By Drishti Mehra
Editor Yashika Malik
Dispute resolution is the process of deciding a dispute or a conflict that has arisen between the transacting parties. The decision can be arrived at either in an amicable manner or adversarial manner, either by the parties themselves or a neutral third party. The differences between the parties are addressed by dealing with their transaction-related interests.
Broadly, there are three methods of dispute resolution:
1. Traditional Dispute Resolution
2. Alternate Dispute Resolution
3. Hybrid Methods of Dispute Resolution
While the traditional dispute resolution method or litigation refers to the proceedings before an appropriate court of law according to the procedure established by law, the alternative methods are more flexible and party-centric and include negotiation, mediation, conciliation and arbitration. Hybrid-methods, as the name implies are a cross-over between two alternative methods of dispute resolution.
Need for ADR
The need to evolve alternative mechanisms is to reduce the burden of the Courts. ADR facilitates parties to deal the issue or the concerned disputes between the parties in a more cost effective manner by engaging the a third party to act as an arbitrator. It also provides opportunity to reduce hostility and resolve conflict in a peaceful manner and provides with speedy access to justice along with the revival and strengthening of traditional systems of dispute resolution prompted the introduction of ‘Section 89’ in the Code of Civil Procedure, 1908 and ultimately, the Arbitration and Conciliation Act, 1996. The former opened the passage of statutory reference to ADR, either by the Courts or the parties themselves.
Under the provisions of Section 89, CPC, 1908 reference for the resolution of disputes could be had to any one of the following:
1. Arbitration or Conciliation- Proceedings under the provisions of the Arbitration and Conciliation Act, 1996.
2. Lok Adalat- Reference to Lok Adalat under Section 20 (1) of the Legal Services Authorities Act 1987, all provisions of which shall then apply.
3. Judicial Settlement- Reference by Court to a suitable institution or person who/ which shall be deemed to be a Lok Adalat and all other provisions of the 1987 Act shall apply Mediation-Court/third person effects a compromise between the parties.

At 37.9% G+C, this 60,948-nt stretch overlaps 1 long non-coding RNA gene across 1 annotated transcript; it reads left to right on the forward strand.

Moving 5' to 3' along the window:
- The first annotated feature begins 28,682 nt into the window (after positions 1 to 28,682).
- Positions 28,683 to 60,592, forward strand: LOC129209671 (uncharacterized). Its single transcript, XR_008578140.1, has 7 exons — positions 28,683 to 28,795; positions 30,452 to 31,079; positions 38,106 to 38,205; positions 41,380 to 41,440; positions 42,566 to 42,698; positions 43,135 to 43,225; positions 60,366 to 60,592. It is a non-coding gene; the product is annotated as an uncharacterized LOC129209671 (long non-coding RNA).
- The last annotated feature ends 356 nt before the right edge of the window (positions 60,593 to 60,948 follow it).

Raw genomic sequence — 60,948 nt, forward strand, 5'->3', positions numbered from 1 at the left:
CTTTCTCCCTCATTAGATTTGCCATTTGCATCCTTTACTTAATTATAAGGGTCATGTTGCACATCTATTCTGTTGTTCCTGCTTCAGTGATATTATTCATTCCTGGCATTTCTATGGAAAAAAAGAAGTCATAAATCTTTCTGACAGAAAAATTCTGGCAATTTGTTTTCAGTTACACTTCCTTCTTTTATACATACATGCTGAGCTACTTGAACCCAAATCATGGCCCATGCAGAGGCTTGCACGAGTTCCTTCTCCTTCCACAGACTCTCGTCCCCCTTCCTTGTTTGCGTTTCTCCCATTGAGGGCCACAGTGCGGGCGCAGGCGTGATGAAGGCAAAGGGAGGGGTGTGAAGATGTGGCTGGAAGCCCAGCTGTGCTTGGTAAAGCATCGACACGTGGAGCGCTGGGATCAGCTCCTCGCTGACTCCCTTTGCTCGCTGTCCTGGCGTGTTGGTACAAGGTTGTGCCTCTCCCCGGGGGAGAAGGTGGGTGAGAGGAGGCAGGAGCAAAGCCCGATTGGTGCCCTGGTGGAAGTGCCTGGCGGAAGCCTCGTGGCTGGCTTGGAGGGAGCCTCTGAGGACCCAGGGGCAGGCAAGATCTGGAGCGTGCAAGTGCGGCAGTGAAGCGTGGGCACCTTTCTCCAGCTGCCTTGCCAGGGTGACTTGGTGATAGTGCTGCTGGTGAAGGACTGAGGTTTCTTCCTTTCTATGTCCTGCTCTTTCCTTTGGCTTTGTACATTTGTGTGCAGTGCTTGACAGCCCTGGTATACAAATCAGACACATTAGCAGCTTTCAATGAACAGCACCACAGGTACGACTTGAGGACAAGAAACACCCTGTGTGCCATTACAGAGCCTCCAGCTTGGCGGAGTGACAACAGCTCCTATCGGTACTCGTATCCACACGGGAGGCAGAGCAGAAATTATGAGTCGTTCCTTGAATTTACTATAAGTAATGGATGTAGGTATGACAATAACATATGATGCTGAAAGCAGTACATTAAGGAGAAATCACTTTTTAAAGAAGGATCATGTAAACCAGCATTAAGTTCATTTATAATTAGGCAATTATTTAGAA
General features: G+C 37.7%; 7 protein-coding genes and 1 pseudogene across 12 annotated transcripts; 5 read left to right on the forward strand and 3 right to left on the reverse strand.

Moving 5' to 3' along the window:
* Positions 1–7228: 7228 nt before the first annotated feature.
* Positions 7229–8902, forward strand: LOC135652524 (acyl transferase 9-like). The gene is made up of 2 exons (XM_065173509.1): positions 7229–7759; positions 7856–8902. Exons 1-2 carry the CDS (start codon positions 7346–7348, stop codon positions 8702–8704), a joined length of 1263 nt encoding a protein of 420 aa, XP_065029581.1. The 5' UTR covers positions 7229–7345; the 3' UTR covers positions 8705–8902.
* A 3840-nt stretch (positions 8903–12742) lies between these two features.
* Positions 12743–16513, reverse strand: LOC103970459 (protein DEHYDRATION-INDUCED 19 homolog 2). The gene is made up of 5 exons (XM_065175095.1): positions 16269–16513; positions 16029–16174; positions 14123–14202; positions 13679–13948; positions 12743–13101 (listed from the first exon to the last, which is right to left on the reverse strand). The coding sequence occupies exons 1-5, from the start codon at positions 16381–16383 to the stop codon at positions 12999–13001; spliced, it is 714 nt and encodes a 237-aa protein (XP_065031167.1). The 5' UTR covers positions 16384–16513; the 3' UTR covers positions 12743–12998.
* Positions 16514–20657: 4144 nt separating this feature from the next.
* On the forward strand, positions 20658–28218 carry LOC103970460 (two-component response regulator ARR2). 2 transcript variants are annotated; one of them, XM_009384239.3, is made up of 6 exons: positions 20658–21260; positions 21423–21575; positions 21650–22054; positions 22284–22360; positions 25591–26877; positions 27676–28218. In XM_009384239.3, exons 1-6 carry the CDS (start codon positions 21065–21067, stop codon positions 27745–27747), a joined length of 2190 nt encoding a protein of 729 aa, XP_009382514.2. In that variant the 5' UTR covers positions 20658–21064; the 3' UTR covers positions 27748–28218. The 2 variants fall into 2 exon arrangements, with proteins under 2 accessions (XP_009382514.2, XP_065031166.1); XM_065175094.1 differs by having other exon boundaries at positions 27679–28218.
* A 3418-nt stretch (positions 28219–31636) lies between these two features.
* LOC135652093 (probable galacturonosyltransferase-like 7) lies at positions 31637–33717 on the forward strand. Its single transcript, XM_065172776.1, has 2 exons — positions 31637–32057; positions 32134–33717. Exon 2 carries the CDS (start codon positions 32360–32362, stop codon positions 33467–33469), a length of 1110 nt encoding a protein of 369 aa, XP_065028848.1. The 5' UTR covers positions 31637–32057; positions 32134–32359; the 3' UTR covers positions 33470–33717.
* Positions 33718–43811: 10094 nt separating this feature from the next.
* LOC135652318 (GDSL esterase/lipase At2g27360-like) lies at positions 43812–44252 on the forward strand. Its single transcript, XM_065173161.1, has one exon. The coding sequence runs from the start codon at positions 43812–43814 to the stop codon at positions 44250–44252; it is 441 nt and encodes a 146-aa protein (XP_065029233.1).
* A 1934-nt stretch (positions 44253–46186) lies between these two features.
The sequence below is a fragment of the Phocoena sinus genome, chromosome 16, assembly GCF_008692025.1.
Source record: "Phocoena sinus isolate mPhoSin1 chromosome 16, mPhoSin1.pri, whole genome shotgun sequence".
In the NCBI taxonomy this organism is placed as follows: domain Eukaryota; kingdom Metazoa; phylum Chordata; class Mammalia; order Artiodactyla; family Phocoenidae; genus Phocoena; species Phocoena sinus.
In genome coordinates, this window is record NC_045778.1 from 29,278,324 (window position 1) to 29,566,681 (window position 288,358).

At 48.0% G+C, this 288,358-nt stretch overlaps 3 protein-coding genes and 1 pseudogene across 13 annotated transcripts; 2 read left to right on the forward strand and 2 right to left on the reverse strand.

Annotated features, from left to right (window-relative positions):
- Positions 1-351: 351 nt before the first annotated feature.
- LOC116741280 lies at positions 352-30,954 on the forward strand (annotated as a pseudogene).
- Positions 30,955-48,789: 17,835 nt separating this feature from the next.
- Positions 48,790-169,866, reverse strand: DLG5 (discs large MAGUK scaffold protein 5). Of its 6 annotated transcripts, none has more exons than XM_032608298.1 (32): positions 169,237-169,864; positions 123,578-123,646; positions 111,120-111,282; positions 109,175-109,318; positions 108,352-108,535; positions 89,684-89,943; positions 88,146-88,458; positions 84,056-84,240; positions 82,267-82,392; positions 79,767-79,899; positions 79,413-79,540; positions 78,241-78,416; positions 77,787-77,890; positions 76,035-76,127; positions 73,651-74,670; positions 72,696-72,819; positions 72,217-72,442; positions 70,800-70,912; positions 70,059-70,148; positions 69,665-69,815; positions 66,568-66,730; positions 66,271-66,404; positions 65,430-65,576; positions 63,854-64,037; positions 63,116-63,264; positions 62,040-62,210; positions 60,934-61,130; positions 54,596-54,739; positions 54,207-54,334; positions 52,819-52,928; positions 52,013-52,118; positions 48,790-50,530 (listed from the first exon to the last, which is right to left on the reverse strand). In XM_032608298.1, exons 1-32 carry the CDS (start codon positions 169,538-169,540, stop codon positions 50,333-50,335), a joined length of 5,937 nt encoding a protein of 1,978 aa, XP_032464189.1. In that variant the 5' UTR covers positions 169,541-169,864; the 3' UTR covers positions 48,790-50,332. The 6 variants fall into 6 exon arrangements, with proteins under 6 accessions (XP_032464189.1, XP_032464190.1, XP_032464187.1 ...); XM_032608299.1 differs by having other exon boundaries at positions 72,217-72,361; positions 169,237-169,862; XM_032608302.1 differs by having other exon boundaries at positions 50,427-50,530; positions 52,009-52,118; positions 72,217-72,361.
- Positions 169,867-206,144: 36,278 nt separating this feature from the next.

In order to provide a better understanding of ADR, the two most popular forms, Arbitration and mediation are being elaborated herein:
It is an adjudicatory process in the nature of adversarial proceedings wherein parties submit their disputes to a neutral third party (arbitrator) for a decision. The proceedings, similar to litigation are however, faster, cheaper, confidential and more flexible in procedure and application of rules of evidence. The parties have the independence to chalk out the same in the agreement to arbitration. The said agreement which must necessarily precede arbitration, should be a valid one as per the Indian Contract Act, 1872. The parties to an arbitration agreement must have the capacity to enter into a contract in terms of Sections 11 and 12 of the said Act.
Arbitral decisions are final and binding on the parties with very limited scope of objecting to them.
It is a voluntary, disputant-centered, non-binding method of dispute resolution wherein a neutral and credible third party facilitates a settlement between the parties. It is a confidential and structured process where the mediator uses special communication, negotiation and social skills to assist the disputants in arriving at a mutually acceptable solution themselves. The parties thereto must be willing to iron out the creases in their relation by a little outside help as the focus in mediation is on the future. It is ideal where the emphasis of the parties is on building relationships, rather than ascertaining the party at fault for what has already transpired. The outcome of a successful mediation is a settlement agreement, and not a decision. The objective of mediation is not to evaluate guilt or innocence but to promote understanding, focus the parties on their interests, and encourage them to reach their own agreement.
International Dispute Resolution
When we talk about international dispute resolution one organization that comes to the mind, is UN, the Charter of which foremost states resolution of disputes between the States peacefully, to maintain and develop friendly relations among the nations by recognizing ADR mechanisms for the same.
International Arbitration has been in place from the last several centuries. A dispute of two nations is referred to an arbitrating tribunal by their mutual consent, the decision given is called the Award, which is binding on the parties. According to John Parris, arbitration is “A settlement of a dispute by an arbitrator who has an absolute control and who is chosen by the parties to decide their disputes.”
Article of Hague Convention of 1899 lays “International arbitration has for its object the settlement of differences between the States by judges of their own choice and on the basis of respect for law.” The permanent court of arbitration was established at the Hague as per the first Hague Conference of 1899.